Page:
An Optimistic Outlook On COVID
COVID brought forth the option (read: requirement) of telework for millions of Americans.
This did two things. First, it showed the employees that telework was a viable option and something that they might actually enjoy (myself heavily included). Second, it showed the employers that productivity does not necessarily take a nosedive with telework and that people do not need to be under the constant watch of their manager to be successful and driven.
In many cases, productivity has gone up from telework. Bonus for the employer. Likewise has work-life balance for the employee. Bonus for the employee.
There is no reason that telework can’t be a permanent viable option for telework-friendly jobs in the future. It benefits both the employee and employer, so long as the employee enjoys that kind of work environment.
But this has additional potential. It has the potential for a massive cultural shift.
Families can now work from anywhere, in many career fields. This means they aren’t tied to degenerating cities. This means they aren’t required to be 500 miles from family. This means they don’t have to be in the rat race.
They can return home.
Telework, and by extension, the covid crisis, may just grant us this realization. COVID showed how telework can actually work for a lot of people. Which means that they can work from anywhere. Out of the city, near their old family.
It could shift the dynamic away from young kids being forced to move away from their community and family to get a job in the city that can actually support them. Which is what I had to do, and what I am now back-tracking from thanks to permanent telework.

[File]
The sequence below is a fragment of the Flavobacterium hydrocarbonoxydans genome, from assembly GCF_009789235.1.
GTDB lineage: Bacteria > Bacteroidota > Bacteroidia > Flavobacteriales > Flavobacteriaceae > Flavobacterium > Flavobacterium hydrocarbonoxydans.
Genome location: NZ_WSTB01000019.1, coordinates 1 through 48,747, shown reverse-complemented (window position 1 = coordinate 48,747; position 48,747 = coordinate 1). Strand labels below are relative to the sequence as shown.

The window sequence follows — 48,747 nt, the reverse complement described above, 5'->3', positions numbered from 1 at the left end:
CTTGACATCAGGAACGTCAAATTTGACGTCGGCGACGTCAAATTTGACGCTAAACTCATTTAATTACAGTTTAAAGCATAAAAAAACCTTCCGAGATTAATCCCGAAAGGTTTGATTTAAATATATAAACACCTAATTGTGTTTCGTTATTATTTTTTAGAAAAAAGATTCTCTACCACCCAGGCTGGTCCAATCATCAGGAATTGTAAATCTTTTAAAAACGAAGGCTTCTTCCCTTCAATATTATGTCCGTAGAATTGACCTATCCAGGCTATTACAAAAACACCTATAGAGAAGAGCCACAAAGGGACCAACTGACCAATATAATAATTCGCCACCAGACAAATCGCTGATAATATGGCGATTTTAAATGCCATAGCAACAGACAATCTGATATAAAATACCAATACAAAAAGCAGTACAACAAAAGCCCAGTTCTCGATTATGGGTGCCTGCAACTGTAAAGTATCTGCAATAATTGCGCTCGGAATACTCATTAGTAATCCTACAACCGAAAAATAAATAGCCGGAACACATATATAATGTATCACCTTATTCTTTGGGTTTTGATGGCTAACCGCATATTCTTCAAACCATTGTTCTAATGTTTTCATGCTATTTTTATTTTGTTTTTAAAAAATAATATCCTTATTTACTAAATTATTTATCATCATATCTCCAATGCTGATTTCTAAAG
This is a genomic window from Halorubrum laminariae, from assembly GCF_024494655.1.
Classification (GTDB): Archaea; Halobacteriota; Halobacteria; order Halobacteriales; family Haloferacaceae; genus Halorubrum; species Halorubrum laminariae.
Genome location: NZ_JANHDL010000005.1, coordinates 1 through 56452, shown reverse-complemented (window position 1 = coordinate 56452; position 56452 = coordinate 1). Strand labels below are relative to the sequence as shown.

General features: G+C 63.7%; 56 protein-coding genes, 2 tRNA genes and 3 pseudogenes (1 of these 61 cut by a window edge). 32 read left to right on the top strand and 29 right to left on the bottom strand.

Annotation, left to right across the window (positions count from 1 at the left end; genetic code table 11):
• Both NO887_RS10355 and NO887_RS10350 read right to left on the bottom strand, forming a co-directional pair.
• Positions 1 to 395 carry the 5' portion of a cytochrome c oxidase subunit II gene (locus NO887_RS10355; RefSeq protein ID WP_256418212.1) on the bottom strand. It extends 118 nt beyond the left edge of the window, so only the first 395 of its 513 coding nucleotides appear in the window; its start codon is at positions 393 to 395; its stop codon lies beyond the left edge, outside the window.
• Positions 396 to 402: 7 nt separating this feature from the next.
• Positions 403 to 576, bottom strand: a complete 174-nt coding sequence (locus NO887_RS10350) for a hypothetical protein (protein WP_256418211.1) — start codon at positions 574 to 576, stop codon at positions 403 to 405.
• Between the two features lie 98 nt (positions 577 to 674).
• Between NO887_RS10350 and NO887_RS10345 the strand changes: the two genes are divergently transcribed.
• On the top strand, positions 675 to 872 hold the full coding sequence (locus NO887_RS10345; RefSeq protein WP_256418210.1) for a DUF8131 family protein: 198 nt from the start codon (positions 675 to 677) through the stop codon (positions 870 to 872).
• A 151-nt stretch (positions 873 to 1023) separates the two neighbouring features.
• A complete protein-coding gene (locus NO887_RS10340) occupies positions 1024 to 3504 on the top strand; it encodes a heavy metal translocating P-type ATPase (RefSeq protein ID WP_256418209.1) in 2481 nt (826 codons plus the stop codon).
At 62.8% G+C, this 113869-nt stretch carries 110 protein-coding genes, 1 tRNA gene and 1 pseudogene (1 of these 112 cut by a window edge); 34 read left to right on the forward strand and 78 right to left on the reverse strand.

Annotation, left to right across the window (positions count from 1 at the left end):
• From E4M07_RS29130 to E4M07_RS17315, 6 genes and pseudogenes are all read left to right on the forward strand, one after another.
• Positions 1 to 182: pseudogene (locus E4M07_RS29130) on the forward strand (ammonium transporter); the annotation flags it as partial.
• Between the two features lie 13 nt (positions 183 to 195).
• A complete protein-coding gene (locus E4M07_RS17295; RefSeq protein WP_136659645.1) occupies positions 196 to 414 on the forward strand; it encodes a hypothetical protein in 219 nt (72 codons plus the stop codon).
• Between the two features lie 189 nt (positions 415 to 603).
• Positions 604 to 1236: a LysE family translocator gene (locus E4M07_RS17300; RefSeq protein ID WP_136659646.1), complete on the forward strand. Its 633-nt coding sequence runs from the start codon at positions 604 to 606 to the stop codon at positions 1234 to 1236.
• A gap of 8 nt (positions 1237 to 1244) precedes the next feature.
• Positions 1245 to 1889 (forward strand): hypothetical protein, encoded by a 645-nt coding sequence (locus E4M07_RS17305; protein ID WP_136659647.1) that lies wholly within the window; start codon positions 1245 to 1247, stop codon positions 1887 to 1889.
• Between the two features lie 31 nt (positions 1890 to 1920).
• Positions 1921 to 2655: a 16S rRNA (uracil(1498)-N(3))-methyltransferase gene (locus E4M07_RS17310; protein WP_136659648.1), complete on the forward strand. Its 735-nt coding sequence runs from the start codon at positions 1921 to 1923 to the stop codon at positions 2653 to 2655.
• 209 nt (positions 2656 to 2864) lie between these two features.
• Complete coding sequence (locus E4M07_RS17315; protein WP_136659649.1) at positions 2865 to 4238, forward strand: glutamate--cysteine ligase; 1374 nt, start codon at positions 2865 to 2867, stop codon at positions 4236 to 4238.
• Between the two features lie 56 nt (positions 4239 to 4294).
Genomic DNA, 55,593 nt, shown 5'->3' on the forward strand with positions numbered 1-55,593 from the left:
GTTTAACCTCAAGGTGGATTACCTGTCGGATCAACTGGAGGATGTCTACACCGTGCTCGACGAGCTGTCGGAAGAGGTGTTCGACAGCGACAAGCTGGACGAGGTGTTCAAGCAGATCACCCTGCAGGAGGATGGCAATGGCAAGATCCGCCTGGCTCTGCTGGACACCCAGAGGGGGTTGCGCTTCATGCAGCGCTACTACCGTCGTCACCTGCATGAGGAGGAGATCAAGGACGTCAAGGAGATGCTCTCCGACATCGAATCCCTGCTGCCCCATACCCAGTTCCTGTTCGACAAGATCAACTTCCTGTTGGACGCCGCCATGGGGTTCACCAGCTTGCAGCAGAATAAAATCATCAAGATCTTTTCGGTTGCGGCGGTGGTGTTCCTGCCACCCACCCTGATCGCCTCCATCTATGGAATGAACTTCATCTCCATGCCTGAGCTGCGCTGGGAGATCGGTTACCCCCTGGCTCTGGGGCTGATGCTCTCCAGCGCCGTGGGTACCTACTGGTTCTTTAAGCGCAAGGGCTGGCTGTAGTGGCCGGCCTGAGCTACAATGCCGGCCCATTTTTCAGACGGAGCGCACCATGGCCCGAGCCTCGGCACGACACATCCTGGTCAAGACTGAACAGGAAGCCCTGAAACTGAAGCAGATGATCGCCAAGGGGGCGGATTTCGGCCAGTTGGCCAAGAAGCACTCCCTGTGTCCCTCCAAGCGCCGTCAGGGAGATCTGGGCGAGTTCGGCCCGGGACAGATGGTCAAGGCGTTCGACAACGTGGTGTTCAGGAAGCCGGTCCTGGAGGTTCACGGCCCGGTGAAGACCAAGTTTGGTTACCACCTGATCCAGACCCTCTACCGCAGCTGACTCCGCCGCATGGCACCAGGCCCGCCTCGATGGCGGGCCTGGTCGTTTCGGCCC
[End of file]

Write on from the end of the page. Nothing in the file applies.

We don’t have to separate families and communities anymore because of capitalistic pressures. Many jobs, some theorize up to 50% of Western jobs, can be done from nearly anywhere. All they need is computer access. This means we can break that chain.
Others, often trades and production careers, are often land-locked. But that is also fine. The teleworkers now have the flexibility to move to where the land-locked family member jobs are, rather than both being forced apart. This could give some flexibility for families to reunite, even when some are still landlocked. It could also give some communities the flexibility needed to unite and come together from distant lands.
It’s an optimistic prediction. I get that. I am more often a realist than an optimist. But, I do see some semblance of good from this whole ordeal.
It’s already working for me. Like I said, I’m perma-telework now. The very first thing I did was plan the trip back home, which is about 1,500 miles away. I’m excited to be closer to family and cultural communities that I had to leave behind in pursuit of the best job offer that could later support a family. Now I have both. I can have the job (which will lead to my own family) and have the old family back. Just waiting till August now.
Maybe others, the generations after millennials, will not have to endure all that we did in regards to the capitalist separation of families and communities. There is some hope now. A glimmer in the darkness.
A dream, perhaps. But one that is, at the very least, coming true for me.
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